# Little programming game

I found this little game yesterday: Light-bot. You control a bot with a few commands to light up evry blue tile in the level; kinda like LOGO or Lego Mindstorms. At 12 levels it's a nice little activity.

# NDS register overview

libnds has fixed the datatypes of pretty much all registers and have moved to the GBATek nomenclature for the BG-related registers. The list has been updated to match the libnds v1.3.1. of

The state of register names for NDS homebrew is a bit of a mess. First, there are the GBATek names. Since GBATek is considered the source of GBA/NDS information, it would make sense to adhere to those names pretty closely. But, of course, that's not how actually is in the de facto library for NDS homebrew, libnds.

libnds has two sets of names. This probably is a result of serving different masters in its early days. One set uses Mappy's nomenclature. That's the one without the REG_ in front of it, and uses things like _CR, and _SR. This is one you're most likely to see in the current NDS tutorials. The second set uses GBATek's names (mostly) plus a REG_ prefix. If you've done GBA programming, these should feel quite familiar.

# hurray for bookies

I think I mentioned this before, but we have this Book fair thing over here. These are generally wonderful in that the admission is free, things are usually pretty damn cheap compared to regular stores and even teh internets, and (very unlike most stores in this country *grumble*) there's a large variety of computer and science books as well. Even good ones.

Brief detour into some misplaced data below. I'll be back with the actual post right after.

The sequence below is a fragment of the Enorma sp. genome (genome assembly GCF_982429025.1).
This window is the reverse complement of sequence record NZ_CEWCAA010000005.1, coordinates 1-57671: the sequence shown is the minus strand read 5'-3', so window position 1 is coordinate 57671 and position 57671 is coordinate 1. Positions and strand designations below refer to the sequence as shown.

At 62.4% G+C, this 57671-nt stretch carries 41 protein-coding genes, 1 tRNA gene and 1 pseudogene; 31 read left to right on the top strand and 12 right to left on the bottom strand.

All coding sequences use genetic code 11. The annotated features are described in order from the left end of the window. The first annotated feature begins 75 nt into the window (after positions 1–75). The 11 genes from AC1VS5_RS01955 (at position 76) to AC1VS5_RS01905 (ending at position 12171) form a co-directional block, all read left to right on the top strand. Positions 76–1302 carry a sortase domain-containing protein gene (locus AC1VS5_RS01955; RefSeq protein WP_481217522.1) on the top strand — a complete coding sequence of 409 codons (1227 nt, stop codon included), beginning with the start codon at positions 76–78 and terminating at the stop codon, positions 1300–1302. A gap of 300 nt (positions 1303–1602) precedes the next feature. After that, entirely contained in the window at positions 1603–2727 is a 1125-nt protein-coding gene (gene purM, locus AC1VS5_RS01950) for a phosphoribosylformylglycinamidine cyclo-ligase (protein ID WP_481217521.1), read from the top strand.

Every month there's one in a different location; and this weekend it was Utrecht. I wasn't planning on going at first because I know I can't keep my hands of the things and I still have a considerable backlog from the last few times I went, but I had to go in that direction anyway, so I figured why not. And, as always, I went in with the idea that I didn't really need anything anymore, but came out with a bag full regardless. Book included:

• It Must Be Beautiful: Great Equations of Modern Science”, exploring the story behind some of the most important equations in physics today.
• Quantum Field Theory: A Modern Introduction” by Michio Kaku. Yes that Kaku. I didn't do much with QFT at univeristy because it's fucking scary, but perhaps this time I can have better luck. If I ever get round to reading it.
• Cross-Platform Game programming“, dealing with memory and resource management for multiple systems, creating debugging facilities and more. I think this would have come in handy if I'd found it a few years ago. Oh well. Particularly nice feature: it was only €4; nearly a tenth of the regular price.

So yeah, another good batch. Now I just have to find the time to read them all.

# To C or not to C

Tonclib is coded mostly in C. The reason for this was twofold. First, I still have it in my head that C is lower level than C++, and that the former would compile to faster code; and faster is good. Second, it's easier for C++ to call C than the other way around so, for maximum compatibility, it made sense to code it in C. But these arguments always felt a little weak and now that I'm trying to port tonclib's functions to the DS, the question pops up again.